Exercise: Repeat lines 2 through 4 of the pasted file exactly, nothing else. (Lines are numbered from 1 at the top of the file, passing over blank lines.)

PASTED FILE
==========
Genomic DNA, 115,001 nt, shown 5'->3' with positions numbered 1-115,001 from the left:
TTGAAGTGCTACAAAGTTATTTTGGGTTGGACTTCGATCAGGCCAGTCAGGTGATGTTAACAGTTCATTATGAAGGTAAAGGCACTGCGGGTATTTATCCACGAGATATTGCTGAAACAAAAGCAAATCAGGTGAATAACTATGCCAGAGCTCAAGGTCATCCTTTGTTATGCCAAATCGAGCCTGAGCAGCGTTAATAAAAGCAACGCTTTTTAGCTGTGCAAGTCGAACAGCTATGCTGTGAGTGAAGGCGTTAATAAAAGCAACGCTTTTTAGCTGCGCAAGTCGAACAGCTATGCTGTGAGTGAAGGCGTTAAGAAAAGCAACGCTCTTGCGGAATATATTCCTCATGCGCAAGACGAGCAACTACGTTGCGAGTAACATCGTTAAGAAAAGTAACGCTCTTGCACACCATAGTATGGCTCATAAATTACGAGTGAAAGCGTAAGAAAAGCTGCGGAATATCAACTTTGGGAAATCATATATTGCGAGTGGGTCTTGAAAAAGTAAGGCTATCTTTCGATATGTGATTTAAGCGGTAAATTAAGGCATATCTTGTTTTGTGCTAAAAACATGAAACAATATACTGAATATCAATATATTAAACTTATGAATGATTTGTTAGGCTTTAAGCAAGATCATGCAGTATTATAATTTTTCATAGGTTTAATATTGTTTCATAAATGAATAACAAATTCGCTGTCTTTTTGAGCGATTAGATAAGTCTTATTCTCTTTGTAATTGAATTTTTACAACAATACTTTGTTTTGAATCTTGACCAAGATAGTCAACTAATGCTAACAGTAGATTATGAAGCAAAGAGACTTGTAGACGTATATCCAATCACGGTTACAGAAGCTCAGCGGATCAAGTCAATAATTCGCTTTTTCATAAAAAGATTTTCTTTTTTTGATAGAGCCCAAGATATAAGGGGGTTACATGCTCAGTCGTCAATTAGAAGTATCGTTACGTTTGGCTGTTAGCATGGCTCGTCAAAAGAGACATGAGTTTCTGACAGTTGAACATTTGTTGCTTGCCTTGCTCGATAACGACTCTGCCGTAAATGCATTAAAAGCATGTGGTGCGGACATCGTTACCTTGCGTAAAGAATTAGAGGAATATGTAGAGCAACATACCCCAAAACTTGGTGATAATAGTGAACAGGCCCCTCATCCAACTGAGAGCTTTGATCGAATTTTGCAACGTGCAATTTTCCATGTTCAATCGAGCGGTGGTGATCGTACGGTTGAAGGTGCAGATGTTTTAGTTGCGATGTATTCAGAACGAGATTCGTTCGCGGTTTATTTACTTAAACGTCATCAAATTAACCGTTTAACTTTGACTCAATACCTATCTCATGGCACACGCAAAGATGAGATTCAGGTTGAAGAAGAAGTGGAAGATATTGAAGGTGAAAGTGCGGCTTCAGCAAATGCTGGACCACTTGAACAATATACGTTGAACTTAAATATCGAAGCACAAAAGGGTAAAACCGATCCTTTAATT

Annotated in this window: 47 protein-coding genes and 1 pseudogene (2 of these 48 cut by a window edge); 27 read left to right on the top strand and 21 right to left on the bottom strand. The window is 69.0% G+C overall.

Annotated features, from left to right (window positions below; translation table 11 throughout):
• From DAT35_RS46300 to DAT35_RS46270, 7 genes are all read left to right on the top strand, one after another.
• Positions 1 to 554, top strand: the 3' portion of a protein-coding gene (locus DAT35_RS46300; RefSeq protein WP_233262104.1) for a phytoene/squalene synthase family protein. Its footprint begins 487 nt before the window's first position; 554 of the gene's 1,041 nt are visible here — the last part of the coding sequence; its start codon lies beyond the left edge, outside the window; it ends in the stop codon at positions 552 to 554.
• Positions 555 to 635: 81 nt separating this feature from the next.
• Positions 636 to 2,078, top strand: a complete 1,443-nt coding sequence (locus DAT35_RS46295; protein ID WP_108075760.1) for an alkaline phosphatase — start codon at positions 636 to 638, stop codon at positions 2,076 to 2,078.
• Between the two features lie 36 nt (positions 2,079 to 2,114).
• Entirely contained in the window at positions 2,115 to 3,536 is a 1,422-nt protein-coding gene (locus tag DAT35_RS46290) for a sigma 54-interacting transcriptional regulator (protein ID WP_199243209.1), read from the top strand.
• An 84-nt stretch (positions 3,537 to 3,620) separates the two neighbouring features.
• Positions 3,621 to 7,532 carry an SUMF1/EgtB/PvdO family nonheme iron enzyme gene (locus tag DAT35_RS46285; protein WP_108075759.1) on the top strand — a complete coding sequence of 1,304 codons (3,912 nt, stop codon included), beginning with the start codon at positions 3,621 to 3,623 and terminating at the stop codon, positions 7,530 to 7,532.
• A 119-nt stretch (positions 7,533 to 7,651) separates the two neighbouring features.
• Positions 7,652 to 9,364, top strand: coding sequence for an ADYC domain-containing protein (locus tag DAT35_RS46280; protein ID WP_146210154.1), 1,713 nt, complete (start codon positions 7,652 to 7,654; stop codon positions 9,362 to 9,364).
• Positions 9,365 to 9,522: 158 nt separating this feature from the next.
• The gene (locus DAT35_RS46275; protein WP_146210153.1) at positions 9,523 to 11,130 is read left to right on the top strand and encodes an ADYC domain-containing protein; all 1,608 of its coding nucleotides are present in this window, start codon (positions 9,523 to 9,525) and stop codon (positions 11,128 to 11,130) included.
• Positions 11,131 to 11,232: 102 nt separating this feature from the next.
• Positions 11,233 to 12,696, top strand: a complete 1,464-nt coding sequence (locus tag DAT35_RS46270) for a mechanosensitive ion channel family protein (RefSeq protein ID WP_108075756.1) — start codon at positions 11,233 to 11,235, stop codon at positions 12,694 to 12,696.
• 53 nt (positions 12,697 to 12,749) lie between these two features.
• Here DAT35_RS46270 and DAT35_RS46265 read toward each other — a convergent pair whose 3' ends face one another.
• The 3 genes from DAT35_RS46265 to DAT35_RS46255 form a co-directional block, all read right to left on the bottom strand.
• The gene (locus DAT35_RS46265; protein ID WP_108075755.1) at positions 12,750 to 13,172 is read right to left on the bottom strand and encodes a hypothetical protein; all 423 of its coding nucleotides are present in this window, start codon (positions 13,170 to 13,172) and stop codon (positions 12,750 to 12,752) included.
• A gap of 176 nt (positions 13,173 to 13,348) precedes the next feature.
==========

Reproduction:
TTGAAGTGCTACAAAGTTATTTTGGGTTGGACTTCGATCAGGCCAGTCAGGTGATGTTAACAGTTCATTATGAAGGTAAAGGCACTGCGGGTATTTATCCACGAGATATTGCTGAAACAAAAGCAAATCAGGTGAATAACTATGCCAGAGCTCAAGGTCATCCTTTGTTATGCCAAATCGAGCCTGAGCAGCGTTAATAAAAGCAACGCTTTTTAGCTGTGCAAGTCGAACAGCTATGCTGTGAGTGAAGGCGTTAATAAAAGCAACGCTTTTTAGCTGCGCAAGTCGAACAGCTATGCTGTGAGTGAAGGCGTTAAGAAAAGCAACGCTCTTGCGGAATATATTCCTCATGCGCAAGACGAGCAACTACGTTGCGAGTAACATCGTTAAGAAAAGTAACGCTCTTGCACACCATAGTATGGCTCATAAATTACGAGTGAAAGCGTAAGAAAAGCTGCGGAATATCAACTTTGGGAAATCATATATTGCGAGTGGGTCTTGAAAAAGTAAGGCTATCTTTCGATATGTGATTTAAGCGGTAAATTAAGGCATATCTTGTTTTGTGCTAAAAACATGAAACAATATACTGAATATCAATATATTAAACTTATGAATGATTTGTTAGGCTTTAAGCAAGATCATGCAGTATTATAATTTTTCATAGGTTTAATATTGTTTCATAAATGAATAACAAATTCGCTGTCTTTTTGAGCGATTAGATAAGTCTTATTCTCTTTGTAATTGAATTTTTACAACAATACTTTGTTTTGAATCTTGACCAAGATAGTCAACTAATGCTAACAGTAGATTATGAAGCAAAGAGACTTGTAGACGTATATCCAATCACGGTTACAGAAGCTCAGCGGATCAAGTCAATAATTCGCTTTTTCATAAAAAGATTTTCTTTTTTTGATAGAGCCCAAGATATAAGGGGGTTACATGCTCAGTCGTCAATTAGAAGTATCGTTACGTTTGGCTGTTAGCATGGCTCGTCAAAAGAGACATGAGTTTCTGACAGTTGAACATTTGTTGCTTGCCTTGCTCGATAACGACTCTGCCGTAAATGCATTAAAAGCATGTGGTGCGGACATCGTTACCTTGCGTAAAGAATTAGAGGAATATGTAGAGCAACATACCCCAAAACTTGGTGATAATAGTGAACAGGCCCCTCATCCAACTGAGAGCTTTGATCGAATTTTGCAACGTGCAATTTTCCATGTTCAATCGAGCGGTGGTGATCGTACGGTTGAAGGTGCAGATGTTTTAGTTGCGATGTATTCAGAACGAGATTCGTTCGCGGTTTATTTACTTAAACGTCATCAAATTAACCGTTTAACTTTGACTCAATACCTATCTCATGGCACACGCAAAGATGAGATTCAGGTTGAAGAAGAAGTGGAAGATATTGAAGGTGAAAGTGCGGCTTCAGCAAATGCTGGACCACTTGAACAATATACGTTGAACTTAAATATCGAAGCACAAAAGGGTAAAACCGATCCTTTAATT

Annotated in this window: 47 protein-coding genes and 1 pseudogene (2 of these 48 cut by a window edge); 27 read left to right on the top strand and 21 right to left on the bottom strand. The window is 69.0% G+C overall.

Annotated features, from left to right (window positions below; translation table 11 throughout):